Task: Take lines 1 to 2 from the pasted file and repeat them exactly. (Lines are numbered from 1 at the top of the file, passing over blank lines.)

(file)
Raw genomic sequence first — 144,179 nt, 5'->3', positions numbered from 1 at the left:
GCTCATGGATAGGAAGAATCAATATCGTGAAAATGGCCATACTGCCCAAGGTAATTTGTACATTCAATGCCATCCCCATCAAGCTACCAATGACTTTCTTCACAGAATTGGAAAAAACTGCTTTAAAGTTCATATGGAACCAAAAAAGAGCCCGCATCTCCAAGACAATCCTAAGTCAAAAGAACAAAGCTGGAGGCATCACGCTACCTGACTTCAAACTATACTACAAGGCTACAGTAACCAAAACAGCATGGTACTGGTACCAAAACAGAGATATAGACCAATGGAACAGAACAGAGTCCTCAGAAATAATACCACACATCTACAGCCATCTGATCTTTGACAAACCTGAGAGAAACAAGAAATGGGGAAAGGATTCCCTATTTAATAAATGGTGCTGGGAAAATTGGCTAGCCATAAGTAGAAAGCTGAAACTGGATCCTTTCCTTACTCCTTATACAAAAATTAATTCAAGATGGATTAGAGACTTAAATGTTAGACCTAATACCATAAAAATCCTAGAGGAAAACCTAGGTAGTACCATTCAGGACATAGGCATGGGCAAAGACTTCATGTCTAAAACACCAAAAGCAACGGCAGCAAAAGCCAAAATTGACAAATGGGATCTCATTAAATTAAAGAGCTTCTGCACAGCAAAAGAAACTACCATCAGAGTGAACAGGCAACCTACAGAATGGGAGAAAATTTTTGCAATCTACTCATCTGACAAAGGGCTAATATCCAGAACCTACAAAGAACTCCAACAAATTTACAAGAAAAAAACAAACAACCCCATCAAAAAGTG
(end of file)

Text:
Raw genomic sequence first — 144,179 nt, 5'->3', positions numbered from 1 at the left:
GCTCATGGATAGGAAGAATCAATATCGTGAAAATGGCCATACTGCCCAAGGTAATTTGTACATTCAATGCCATCCCCATCAAGCTACCAATGACTTTCTTCACAGAATTGGAAAAAACTGCTTTAAAGTTCATATGGAACCAAAAAAGAGCCCGCATCTCCAAGACAATCCTAAGTCAAAAGAACAAAGCTGGAGGCATCACGCTACCTGACTTCAAACTATACTACAAGGCTACAGTAACCAAAACAGCATGGTACTGGTACCAAAACAGAGATATAGACCAATGGAACAGAACAGAGTCCTCAGAAATAATACCACACATCTACAGCCATCTGATCTTTGACAAACCTGAGAGAAACAAGAAATGGGGAAAGGATTCCCTATTTAATAAATGGTGCTGGGAAAATTGGCTAGCCATAAGTAGAAAGCTGAAACTGGATCCTTTCCTTACTCCTTATACAAAAATTAATTCAAGATGGATTAGAGACTTAAATGTTAGACCTAATACCATAAAAATCCTAGAGGAAAACCTAGGTAGTACCATTCAGGACATAGGCATGGGCAAAGACTTCATGTCTAAAACACCAAAAGCAACGGCAGCAAAAGCCAAAATTGACAAATGGGATCTCATTAAATTAAAGAGCTTCTGCACAGCAAAAGAAACTACCATCAGAGTGAACAGGCAACCTACAGAATGGGAGAAAATTTTTGCAATCTACTCATCTGACAAAGGGCTAATATCCAGAACCTACAAAGAACTCCAACAAATTTACAAGAAAAAAACAAACAACCCCATCAAAAAGTG